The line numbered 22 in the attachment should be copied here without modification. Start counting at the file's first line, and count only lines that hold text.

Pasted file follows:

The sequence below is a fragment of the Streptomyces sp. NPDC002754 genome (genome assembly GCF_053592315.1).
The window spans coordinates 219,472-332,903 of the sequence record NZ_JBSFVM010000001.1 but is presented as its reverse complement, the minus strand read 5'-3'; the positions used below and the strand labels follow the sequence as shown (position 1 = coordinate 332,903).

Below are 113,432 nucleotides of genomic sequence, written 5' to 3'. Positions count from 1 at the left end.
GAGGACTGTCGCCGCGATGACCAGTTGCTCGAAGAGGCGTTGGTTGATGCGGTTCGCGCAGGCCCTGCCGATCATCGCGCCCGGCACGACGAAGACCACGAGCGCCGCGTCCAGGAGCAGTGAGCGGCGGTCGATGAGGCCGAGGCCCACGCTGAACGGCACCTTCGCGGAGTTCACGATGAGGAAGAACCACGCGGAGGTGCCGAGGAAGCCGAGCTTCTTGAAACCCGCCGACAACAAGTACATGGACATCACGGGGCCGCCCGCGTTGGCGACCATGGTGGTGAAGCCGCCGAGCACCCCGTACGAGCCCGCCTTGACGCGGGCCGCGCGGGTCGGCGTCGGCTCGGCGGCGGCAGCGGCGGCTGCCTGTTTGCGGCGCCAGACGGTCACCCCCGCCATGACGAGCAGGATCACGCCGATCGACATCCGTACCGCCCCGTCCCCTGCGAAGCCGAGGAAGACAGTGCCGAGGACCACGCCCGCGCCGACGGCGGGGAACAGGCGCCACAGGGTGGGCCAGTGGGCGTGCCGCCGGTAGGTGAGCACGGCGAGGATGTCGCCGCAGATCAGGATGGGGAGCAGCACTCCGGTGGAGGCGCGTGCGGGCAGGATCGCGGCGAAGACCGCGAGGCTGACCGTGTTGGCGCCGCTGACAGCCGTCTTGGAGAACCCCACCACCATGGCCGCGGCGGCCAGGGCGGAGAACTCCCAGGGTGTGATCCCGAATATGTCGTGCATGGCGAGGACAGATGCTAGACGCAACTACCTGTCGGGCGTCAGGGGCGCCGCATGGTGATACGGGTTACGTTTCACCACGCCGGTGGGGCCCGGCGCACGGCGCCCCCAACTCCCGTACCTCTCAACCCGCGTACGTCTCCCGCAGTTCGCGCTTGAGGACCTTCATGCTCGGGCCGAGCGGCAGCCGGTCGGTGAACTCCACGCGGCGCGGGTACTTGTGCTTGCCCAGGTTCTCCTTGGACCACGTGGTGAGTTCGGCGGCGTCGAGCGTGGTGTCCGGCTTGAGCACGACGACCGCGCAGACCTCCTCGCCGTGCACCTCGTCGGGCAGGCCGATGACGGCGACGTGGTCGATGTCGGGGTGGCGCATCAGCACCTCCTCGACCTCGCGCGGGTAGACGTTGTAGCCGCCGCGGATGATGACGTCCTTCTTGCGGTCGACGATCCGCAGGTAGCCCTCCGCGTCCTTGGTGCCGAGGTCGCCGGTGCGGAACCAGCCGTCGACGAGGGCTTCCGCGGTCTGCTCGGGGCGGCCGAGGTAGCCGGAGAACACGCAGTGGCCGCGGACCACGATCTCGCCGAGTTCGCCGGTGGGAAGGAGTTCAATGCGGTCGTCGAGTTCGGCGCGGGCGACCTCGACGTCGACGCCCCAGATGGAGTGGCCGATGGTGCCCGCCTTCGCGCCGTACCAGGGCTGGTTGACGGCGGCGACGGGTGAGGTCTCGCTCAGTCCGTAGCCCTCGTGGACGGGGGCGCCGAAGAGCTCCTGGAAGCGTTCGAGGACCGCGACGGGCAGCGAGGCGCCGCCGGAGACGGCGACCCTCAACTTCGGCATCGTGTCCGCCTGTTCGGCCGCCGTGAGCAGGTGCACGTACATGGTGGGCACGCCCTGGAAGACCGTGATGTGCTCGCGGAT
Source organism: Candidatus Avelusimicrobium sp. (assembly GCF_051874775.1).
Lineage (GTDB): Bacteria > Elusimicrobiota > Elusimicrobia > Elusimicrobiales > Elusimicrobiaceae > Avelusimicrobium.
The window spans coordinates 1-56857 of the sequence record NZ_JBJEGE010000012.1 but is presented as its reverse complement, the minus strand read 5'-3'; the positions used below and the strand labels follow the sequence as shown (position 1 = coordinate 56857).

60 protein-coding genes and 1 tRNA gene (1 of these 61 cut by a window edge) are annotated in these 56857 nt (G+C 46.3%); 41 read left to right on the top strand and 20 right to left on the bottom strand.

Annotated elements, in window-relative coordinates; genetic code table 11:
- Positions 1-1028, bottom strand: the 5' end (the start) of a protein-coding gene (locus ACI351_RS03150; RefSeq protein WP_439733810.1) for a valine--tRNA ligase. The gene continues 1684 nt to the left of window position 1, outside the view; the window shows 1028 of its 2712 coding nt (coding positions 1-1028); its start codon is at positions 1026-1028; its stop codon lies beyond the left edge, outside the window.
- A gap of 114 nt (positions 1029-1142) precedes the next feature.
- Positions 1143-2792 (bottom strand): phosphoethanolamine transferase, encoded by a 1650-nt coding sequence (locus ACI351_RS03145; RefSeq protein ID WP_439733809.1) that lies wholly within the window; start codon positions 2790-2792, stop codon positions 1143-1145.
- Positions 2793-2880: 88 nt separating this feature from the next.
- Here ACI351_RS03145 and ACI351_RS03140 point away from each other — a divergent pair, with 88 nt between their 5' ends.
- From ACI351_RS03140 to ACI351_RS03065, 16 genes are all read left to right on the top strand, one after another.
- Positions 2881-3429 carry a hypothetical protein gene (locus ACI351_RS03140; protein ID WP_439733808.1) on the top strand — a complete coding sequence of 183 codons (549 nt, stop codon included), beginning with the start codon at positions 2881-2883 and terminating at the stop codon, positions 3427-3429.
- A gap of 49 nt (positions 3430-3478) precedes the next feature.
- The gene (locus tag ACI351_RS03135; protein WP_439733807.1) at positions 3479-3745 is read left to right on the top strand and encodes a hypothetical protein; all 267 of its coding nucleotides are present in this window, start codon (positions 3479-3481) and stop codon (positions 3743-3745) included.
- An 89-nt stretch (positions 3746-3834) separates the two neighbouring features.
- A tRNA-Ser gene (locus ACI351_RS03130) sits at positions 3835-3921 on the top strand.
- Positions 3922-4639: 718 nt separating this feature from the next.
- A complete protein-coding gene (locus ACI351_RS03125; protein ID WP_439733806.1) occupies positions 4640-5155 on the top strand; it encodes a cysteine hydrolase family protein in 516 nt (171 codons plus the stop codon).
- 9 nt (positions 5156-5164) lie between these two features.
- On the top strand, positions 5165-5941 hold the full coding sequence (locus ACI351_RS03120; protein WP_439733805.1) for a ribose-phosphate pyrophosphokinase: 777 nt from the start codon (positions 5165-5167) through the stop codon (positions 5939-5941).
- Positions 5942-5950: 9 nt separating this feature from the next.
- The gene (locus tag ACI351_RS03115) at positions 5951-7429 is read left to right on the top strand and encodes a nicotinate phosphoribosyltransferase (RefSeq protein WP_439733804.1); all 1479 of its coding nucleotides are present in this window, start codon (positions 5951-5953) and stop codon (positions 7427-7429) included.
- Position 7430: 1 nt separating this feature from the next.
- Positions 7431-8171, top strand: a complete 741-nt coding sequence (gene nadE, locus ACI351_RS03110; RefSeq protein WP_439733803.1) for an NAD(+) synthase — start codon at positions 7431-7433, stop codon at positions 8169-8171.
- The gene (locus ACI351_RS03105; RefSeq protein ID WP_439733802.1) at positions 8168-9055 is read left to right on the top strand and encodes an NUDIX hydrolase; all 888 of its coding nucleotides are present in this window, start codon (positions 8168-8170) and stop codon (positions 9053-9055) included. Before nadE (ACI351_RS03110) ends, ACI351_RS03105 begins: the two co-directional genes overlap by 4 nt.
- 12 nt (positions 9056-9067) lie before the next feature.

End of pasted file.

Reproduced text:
- A complete protein-coding gene (locus ACI351_RS03125; protein ID WP_439733806.1) occupies positions 4640-5155 on the top strand; it encodes a cysteine hydrolase family protein in 516 nt (171 codons plus the stop codon).